14 Jul 2015
It’s something we usually associate with adolescence, but it happens in the life of adults all the time: the struggle to belong and to be who we are. And that struggle often happens when the cultures we belong to collide with one another.
Right now, there’s a big collision over the marriage debate. Our Catholic culture recognizes one thing, but our American culture—or, at least, a portion of the American culture—sees something very different. We’re Catholics and we’re Americans. And so, this current cultural debate over marriage makes us ask the hard questions: “What is it that I believe? And what does that tell me about who I am?”
Now, as we know, Moses was Hebrew by birth. But he was raised as an Egyptian. And that caused problems for him when their different beliefs and values clashed. But when he killed the Egyptian in defense of that Hebrew worker, he made a statement that said: “I am Hebrew.” His sense of identity lay with the Hebrews; the slaves, the people of Yahweh.
And Saint Kateri Tekakwitha was also torn between different people and cultures. Not only did she witness tribal conflicts, she was also caught in the middle of battles between French soldiers and her native Mohawk village. Of course, the French had also brought the Catholic faith, which she accepted. But her uncle, who raised her from the age of four hated Christianity. Whom did she belong to? Her tribe? Her uncle? The Catholic faith?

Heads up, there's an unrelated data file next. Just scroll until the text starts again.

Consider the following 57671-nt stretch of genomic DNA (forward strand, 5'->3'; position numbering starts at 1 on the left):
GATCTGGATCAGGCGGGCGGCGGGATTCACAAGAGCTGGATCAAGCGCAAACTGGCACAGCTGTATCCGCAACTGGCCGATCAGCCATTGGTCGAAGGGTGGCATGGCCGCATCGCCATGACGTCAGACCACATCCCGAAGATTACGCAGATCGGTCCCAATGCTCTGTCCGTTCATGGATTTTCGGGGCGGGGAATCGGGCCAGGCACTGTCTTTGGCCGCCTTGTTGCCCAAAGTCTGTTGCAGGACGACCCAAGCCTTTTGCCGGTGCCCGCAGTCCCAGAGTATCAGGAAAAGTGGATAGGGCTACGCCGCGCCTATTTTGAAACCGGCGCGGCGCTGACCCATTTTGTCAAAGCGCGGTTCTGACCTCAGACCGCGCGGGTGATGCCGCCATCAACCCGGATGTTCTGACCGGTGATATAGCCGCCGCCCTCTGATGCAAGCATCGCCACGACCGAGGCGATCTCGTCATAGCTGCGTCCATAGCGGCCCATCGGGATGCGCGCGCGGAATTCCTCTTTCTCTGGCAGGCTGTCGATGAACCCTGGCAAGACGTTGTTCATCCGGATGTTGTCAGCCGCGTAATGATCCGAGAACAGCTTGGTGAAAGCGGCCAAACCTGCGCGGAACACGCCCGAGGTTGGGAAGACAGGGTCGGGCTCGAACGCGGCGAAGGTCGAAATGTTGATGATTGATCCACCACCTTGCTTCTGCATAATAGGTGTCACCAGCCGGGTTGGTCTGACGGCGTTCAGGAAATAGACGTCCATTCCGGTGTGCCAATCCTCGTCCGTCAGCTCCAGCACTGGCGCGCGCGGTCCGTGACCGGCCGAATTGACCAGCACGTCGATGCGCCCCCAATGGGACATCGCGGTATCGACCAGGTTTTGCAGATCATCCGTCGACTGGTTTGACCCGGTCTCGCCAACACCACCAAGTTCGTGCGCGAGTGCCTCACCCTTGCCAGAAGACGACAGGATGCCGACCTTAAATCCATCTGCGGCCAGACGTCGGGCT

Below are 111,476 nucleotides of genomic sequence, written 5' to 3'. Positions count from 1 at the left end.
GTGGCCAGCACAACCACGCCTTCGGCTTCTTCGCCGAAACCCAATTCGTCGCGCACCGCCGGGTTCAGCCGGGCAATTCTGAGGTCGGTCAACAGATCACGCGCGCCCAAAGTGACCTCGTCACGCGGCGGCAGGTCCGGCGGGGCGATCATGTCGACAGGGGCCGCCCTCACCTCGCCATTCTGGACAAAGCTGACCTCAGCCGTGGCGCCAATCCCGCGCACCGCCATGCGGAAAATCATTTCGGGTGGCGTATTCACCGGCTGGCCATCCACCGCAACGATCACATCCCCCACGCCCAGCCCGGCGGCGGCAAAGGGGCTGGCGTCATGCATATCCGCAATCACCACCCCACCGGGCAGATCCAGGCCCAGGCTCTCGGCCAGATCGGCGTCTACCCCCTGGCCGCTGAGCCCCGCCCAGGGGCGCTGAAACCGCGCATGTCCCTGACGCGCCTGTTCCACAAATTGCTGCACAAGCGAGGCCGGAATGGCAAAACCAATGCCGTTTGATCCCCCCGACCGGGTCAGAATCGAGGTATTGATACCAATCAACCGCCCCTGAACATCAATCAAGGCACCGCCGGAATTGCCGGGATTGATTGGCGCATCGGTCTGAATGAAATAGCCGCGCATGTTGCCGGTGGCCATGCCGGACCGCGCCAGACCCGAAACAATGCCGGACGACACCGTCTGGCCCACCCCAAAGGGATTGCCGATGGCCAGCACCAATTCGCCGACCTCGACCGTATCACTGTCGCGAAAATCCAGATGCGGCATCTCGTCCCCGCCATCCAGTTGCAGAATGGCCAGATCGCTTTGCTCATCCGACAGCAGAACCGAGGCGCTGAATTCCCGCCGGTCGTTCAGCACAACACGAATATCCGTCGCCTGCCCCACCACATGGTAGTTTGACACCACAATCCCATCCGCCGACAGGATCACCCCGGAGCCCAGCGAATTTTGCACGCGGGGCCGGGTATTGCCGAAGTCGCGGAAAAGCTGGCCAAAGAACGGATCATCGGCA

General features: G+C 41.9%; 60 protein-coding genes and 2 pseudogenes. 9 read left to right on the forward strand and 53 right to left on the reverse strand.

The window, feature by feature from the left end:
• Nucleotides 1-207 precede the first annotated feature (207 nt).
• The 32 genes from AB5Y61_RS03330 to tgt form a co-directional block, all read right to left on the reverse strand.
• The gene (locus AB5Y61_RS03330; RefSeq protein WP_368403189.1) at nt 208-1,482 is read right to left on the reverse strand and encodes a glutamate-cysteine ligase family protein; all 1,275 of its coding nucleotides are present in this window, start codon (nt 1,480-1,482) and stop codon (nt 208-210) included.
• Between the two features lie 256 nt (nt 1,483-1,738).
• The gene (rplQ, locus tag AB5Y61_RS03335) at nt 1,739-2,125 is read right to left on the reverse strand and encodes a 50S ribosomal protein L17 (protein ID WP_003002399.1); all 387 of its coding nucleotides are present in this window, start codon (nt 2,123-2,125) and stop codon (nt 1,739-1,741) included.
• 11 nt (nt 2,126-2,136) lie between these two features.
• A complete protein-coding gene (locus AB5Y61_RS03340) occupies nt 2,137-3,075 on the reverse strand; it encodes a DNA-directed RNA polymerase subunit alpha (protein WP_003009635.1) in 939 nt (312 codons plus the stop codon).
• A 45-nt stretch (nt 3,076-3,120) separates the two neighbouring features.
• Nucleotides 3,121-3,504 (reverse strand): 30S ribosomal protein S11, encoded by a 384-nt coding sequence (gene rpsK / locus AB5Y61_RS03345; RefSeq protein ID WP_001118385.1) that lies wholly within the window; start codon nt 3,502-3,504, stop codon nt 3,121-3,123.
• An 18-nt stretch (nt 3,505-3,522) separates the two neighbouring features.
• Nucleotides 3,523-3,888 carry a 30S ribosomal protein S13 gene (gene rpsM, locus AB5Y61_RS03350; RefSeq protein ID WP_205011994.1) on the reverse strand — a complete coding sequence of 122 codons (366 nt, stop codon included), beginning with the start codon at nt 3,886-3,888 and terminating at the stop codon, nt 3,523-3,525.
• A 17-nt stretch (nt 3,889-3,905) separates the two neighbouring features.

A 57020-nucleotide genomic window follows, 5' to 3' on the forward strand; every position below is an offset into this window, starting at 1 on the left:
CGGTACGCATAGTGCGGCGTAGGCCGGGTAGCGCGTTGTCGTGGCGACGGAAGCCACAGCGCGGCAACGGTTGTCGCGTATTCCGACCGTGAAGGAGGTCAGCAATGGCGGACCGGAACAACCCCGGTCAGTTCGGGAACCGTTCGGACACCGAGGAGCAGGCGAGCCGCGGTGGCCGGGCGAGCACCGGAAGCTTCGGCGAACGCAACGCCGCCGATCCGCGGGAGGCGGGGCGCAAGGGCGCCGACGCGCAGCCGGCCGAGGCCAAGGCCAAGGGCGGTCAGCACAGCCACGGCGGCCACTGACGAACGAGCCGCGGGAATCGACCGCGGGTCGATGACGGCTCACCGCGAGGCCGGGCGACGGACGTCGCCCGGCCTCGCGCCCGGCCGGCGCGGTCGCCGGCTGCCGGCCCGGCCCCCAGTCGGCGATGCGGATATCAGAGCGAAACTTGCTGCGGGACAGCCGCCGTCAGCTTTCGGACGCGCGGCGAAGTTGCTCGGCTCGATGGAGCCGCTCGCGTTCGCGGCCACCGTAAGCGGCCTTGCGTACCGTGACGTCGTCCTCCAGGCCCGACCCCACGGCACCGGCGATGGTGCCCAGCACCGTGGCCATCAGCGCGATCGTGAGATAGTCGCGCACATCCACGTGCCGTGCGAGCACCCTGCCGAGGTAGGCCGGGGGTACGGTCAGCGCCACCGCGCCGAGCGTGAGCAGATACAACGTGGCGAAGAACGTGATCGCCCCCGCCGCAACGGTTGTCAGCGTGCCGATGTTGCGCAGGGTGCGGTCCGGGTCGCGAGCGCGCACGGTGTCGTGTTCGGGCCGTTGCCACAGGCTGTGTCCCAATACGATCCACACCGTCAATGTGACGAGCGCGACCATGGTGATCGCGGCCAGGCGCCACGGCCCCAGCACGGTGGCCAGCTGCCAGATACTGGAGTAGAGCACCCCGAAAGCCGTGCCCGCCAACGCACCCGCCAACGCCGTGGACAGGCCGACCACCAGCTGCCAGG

We celebrate her because in the middle of that, she constantly chose Christ. The saints are those who say even in the midst of personal questioning: Yes, I am a Catholic and I belong to Jesus Christ; I belong to God. And whenever we encounter others with the same convictions, we find a home, a place of belonging.
Moses found that belonging and identity among the Hebrews; a people who were “sunk in the abysmal swamp, where there is no foothold,” except in God. St. Kateri also found a home: in a settlement of Christian Natives in Canada. God gave her her identity, but the community there confirmed it and strengthened it.
In the midst of some pretty deep cultural battles today, we need to be reminded of who we are and what we believe. And we find our place of belonging, our sense of identity right here, gathered together at the foot of God’s altar.